About Greenland Ruby
Hidden under the ice and snow in the oldest rock formations on earth…
In May of 2017, Greenland Ruby opened its first ruby and pink sapphire mining operation in southwest Greenland. Aappaluttoq (the Greelandic word for red) is the first corundum mine in Greenland. Mining yields are processed in an “ultra-moden, state-of-the-art” cleaning and sorting operation.
“The Greenland Ruby mine at Aappaluttoq is located in a drained waterway amidst an icy mountainous landscape surrounded by majestic fjords. We take seriously our commitment to preserving this pristine location. When we finish our work here, the waterway will be refilled, all equipment and buildings will be removed, and the site will be fully restored to its natural wilderness.
The vast majority of Greenland Ruby’s workforce is made up of Greenlandic people. More than a third of our employees are female. Mining is a newer industry in Greenland and represents a much-needed viable alternative to fishing, which is the nation’s main export product. Our local workforces at all our work sites enjoy all the protections and working conditions guaranteed by Greenlandic law, which is modeled on strict, northern European standards.” www.Greenlandruby.gl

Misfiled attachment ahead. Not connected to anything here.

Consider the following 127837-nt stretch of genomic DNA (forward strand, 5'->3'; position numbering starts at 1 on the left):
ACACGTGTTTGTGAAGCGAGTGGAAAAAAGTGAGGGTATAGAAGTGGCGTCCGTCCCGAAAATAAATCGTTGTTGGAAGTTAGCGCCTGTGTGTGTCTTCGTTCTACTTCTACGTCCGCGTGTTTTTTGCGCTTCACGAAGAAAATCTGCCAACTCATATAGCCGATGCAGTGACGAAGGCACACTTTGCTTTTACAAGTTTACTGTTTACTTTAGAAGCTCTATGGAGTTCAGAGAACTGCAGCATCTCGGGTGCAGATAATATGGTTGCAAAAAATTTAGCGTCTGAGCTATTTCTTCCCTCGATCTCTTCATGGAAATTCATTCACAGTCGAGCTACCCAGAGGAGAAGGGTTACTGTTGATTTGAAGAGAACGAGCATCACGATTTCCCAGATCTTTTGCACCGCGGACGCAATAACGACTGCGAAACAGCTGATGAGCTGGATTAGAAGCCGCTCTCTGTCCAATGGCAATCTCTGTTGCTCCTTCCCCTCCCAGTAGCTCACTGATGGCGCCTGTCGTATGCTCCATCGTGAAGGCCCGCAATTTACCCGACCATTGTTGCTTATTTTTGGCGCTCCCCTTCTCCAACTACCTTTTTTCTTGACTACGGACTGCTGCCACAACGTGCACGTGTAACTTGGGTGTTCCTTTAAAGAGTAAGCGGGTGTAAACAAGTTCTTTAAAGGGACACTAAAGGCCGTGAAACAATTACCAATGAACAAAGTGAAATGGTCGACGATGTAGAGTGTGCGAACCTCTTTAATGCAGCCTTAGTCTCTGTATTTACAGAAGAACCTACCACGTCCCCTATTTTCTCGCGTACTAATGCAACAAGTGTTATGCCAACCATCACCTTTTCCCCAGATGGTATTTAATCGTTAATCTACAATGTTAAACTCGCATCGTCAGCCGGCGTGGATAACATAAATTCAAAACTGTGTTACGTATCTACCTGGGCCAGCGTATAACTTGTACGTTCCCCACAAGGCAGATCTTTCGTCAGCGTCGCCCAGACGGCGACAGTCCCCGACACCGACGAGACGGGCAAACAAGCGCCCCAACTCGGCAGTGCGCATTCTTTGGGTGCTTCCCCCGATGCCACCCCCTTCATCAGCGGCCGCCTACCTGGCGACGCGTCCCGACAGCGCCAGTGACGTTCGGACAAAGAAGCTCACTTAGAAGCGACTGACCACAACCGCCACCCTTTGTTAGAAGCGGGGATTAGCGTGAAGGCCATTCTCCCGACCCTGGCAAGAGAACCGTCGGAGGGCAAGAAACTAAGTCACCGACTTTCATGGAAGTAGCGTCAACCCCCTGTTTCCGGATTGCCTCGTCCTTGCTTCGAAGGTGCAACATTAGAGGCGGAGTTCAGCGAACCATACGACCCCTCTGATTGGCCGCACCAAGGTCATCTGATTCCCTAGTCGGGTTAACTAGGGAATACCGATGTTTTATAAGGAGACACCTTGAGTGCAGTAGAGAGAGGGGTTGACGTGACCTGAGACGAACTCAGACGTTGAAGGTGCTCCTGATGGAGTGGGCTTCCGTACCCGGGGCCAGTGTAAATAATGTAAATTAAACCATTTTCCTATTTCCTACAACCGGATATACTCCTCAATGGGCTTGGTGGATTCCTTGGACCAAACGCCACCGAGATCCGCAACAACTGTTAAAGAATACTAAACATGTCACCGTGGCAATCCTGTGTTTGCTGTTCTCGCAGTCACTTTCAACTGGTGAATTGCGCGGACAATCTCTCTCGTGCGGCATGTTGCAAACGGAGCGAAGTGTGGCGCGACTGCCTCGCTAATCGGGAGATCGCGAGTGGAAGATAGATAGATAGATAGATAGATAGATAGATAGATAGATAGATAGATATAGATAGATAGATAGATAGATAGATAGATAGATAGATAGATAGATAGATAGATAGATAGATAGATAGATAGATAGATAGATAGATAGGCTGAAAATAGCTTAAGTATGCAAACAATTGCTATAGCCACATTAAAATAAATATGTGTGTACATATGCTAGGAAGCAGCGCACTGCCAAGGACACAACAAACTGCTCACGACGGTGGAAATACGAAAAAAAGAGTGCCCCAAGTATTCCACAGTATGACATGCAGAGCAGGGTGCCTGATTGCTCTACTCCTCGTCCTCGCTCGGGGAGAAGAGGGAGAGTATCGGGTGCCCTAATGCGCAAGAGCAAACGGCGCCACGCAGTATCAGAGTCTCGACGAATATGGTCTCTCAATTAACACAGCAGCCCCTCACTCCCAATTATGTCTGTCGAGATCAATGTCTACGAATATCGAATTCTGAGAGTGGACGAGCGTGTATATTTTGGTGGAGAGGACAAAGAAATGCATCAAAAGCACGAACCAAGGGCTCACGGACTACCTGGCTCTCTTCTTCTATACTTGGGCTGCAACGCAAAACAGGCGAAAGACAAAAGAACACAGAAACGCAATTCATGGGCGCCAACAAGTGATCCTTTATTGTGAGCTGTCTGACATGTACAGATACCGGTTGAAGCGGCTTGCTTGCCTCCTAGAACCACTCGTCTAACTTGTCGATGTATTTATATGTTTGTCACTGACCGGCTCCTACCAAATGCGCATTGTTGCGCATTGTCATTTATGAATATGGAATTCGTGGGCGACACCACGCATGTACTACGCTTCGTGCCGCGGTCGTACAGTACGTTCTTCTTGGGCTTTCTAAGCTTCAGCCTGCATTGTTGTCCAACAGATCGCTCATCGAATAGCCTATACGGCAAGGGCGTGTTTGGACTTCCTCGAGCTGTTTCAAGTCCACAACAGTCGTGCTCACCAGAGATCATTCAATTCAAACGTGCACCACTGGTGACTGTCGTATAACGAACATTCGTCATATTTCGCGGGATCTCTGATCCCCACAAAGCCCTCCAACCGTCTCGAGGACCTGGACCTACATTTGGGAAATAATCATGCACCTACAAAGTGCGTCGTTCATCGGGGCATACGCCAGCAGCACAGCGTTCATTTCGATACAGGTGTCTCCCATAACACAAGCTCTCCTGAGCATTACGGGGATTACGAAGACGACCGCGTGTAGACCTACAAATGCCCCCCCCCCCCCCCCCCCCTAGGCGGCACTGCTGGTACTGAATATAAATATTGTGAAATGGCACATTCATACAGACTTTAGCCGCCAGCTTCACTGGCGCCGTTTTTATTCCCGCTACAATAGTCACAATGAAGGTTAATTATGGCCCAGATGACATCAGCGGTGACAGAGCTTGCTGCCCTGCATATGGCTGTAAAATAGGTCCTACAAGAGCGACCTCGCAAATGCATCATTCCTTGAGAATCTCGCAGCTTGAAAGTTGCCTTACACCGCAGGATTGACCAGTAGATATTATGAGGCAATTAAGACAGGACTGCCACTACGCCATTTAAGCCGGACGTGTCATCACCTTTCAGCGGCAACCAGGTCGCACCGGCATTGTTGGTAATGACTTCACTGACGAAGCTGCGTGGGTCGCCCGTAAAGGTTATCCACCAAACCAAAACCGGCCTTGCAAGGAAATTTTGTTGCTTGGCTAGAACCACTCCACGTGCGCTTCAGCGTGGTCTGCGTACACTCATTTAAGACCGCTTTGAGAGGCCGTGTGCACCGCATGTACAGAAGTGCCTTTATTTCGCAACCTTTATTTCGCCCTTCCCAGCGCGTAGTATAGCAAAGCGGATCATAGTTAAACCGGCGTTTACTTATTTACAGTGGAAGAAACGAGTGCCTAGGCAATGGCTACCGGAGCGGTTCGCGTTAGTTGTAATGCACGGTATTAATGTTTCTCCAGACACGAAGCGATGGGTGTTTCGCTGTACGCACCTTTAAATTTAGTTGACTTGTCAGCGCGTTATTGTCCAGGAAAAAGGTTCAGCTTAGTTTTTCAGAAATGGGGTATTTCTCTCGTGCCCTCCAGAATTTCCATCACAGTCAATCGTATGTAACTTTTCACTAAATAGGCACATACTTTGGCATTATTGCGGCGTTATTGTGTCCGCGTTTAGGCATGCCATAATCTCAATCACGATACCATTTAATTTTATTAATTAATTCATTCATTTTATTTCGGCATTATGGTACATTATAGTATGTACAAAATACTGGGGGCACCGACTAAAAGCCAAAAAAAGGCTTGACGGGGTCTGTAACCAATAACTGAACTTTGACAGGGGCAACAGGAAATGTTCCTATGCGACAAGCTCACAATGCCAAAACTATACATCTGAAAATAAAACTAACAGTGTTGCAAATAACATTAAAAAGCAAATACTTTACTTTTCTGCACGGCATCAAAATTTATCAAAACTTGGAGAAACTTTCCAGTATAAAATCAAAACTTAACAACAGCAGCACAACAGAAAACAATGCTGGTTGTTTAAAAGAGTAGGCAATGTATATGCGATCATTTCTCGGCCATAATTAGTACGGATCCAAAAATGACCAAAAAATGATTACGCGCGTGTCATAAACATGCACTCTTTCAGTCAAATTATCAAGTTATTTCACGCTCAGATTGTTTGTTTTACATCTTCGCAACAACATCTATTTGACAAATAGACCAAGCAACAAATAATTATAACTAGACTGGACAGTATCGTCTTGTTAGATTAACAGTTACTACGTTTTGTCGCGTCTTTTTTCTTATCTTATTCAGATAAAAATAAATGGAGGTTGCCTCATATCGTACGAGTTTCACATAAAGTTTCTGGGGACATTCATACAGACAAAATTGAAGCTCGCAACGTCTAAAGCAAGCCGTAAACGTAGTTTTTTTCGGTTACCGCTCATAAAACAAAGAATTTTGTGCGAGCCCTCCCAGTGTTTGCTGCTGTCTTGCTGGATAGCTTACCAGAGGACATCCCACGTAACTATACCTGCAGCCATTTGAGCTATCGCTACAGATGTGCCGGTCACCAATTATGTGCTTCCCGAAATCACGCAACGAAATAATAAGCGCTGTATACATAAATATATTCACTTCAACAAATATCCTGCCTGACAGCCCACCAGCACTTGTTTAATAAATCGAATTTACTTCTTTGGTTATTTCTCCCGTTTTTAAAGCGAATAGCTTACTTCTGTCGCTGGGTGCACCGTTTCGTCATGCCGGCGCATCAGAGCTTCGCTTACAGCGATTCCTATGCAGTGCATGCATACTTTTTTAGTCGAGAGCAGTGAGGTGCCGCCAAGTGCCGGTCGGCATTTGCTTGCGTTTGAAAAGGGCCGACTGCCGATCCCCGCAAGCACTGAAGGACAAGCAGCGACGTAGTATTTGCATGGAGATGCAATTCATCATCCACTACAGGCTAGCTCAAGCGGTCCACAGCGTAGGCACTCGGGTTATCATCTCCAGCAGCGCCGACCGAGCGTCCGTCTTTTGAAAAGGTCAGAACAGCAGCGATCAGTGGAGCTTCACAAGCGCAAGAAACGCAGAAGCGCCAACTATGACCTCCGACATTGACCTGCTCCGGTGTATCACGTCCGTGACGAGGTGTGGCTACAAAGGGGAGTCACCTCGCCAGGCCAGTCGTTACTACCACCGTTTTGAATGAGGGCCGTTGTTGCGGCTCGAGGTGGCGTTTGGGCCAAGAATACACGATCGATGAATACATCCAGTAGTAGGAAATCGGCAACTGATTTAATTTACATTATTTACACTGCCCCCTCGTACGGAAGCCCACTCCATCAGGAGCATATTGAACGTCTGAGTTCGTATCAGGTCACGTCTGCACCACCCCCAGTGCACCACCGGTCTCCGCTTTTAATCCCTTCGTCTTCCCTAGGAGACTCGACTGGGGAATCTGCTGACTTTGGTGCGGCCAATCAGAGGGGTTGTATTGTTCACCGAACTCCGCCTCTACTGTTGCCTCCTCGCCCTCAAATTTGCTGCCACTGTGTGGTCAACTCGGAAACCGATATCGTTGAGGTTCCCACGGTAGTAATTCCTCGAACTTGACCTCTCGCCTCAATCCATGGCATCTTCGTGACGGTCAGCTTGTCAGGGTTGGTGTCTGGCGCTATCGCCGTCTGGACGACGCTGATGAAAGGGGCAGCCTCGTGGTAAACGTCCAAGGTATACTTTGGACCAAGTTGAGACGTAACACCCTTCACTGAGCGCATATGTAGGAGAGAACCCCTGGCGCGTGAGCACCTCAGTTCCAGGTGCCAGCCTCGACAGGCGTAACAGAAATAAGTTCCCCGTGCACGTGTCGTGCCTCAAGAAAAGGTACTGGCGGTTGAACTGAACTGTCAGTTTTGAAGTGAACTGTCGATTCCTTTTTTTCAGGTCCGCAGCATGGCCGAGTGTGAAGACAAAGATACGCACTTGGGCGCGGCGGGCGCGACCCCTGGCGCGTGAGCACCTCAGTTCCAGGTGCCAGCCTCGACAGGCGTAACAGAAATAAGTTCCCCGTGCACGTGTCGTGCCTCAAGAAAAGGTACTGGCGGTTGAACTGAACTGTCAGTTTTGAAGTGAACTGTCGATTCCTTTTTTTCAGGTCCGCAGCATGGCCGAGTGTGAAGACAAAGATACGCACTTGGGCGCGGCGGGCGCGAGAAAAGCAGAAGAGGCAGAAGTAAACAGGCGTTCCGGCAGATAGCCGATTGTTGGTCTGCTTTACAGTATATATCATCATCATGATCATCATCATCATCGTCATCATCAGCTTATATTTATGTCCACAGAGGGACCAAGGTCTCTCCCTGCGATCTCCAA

The best part of about Greenland Rubies are that they are traceable from mine to consumer.
“The program is made possible by our customized inventory system. Each parcel of rough material has a number, and all the gems produced from that parcel are given their own individual number linked to it. These numbers stay with each gem through heat treatment, cutting, and placement in jewelry and are included on our Greenland Ruby Certificate of Origin. The structure of our numbering system allows an individual gemstone’s story to be told, from the moment it emerges from the mine until it reaches its final destination in a piece of fine jewelry.”
Greenland Ruby is also the founding member of the Pink Polar Bear Foundation. The foundation contributes towards education and international polar research and the effects of climate change in the Arctic Region.